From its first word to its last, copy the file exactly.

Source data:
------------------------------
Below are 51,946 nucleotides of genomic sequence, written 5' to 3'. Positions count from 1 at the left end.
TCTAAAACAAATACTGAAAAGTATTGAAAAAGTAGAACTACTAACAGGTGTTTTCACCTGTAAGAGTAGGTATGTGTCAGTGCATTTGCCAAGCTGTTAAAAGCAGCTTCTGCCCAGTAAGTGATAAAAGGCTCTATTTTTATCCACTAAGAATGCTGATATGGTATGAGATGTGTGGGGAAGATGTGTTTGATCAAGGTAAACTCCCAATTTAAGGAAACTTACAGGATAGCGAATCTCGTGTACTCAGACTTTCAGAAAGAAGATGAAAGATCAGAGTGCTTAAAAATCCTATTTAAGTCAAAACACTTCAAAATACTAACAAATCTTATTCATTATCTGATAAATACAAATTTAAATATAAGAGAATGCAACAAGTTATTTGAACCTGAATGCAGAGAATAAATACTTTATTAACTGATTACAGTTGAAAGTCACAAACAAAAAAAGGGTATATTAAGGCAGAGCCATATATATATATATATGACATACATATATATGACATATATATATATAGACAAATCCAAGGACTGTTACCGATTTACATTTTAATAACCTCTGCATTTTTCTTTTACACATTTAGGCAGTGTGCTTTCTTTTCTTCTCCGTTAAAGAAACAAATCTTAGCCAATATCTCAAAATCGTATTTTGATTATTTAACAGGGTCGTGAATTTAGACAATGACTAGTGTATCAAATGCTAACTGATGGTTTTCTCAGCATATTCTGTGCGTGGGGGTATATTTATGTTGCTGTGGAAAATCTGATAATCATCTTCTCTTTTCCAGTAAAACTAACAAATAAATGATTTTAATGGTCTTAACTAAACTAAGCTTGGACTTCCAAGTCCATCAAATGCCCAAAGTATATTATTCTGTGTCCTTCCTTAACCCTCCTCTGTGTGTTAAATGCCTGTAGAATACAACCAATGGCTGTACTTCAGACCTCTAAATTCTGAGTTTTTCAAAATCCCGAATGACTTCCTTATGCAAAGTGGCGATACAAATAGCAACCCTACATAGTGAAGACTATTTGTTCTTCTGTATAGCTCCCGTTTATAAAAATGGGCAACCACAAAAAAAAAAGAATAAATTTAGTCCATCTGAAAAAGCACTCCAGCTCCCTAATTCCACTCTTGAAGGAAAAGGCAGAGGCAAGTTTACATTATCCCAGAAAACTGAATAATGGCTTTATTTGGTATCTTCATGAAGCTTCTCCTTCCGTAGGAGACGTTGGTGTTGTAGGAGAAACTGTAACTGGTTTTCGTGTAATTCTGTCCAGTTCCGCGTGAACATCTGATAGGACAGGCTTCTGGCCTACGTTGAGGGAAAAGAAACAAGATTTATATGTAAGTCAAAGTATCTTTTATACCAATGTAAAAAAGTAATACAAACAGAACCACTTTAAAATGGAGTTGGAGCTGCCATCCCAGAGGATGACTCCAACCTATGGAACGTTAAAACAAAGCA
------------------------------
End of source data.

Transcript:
Below are 51,946 nucleotides of genomic sequence, written 5' to 3'. Positions count from 1 at the left end.
TCTAAAACAAATACTGAAAAGTATTGAAAAAGTAGAACTACTAACAGGTGTTTTCACCTGTAAGAGTAGGTATGTGTCAGTGCATTTGCCAAGCTGTTAAAAGCAGCTTCTGCCCAGTAAGTGATAAAAGGCTCTATTTTTATCCACTAAGAATGCTGATATGGTATGAGATGTGTGGGGAAGATGTGTTTGATCAAGGTAAACTCCCAATTTAAGGAAACTTACAGGATAGCGAATCTCGTGTACTCAGACTTTCAGAAAGAAGATGAAAGATCAGAGTGCTTAAAAATCCTATTTAAGTCAAAACACTTCAAAATACTAACAAATCTTATTCATTATCTGATAAATACAAATTTAAATATAAGAGAATGCAACAAGTTATTTGAACCTGAATGCAGAGAATAAATACTTTATTAACTGATTACAGTTGAAAGTCACAAACAAAAAAAGGGTATATTAAGGCAGAGCCATATATATATATATATGACATACATATATATGACATATATATATATAGACAAATCCAAGGACTGTTACCGATTTACATTTTAATAACCTCTGCATTTTTCTTTTACACATTTAGGCAGTGTGCTTTCTTTTCTTCTCCGTTAAAGAAACAAATCTTAGCCAATATCTCAAAATCGTATTTTGATTATTTAACAGGGTCGTGAATTTAGACAATGACTAGTGTATCAAATGCTAACTGATGGTTTTCTCAGCATATTCTGTGCGTGGGGGTATATTTATGTTGCTGTGGAAAATCTGATAATCATCTTCTCTTTTCCAGTAAAACTAACAAATAAATGATTTTAATGGTCTTAACTAAACTAAGCTTGGACTTCCAAGTCCATCAAATGCCCAAAGTATATTATTCTGTGTCCTTCCTTAACCCTCCTCTGTGTGTTAAATGCCTGTAGAATACAACCAATGGCTGTACTTCAGACCTCTAAATTCTGAGTTTTTCAAAATCCCGAATGACTTCCTTATGCAAAGTGGCGATACAAATAGCAACCCTACATAGTGAAGACTATTTGTTCTTCTGTATAGCTCCCGTTTATAAAAATGGGCAACCACAAAAAAAAAAGAATAAATTTAGTCCATCTGAAAAAGCACTCCAGCTCCCTAATTCCACTCTTGAAGGAAAAGGCAGAGGCAAGTTTACATTATCCCAGAAAACTGAATAATGGCTTTATTTGGTATCTTCATGAAGCTTCTCCTTCCGTAGGAGACGTTGGTGTTGTAGGAGAAACTGTAACTGGTTTTCGTGTAATTCTGTCCAGTTCCGCGTGAACATCTGATAGGACAGGCTTCTGGCCTACGTTGAGGGAAAAGAAACAAGATTTATATGTAAGTCAAAGTATCTTTTATACCAATGTAAAAAAGTAATACAAACAGAACCACTTTAAAATGGAGTTGGAGCTGCCATCCCAGAGGATGACTCCAACCTATGGAACGTTAAAACAAAGCA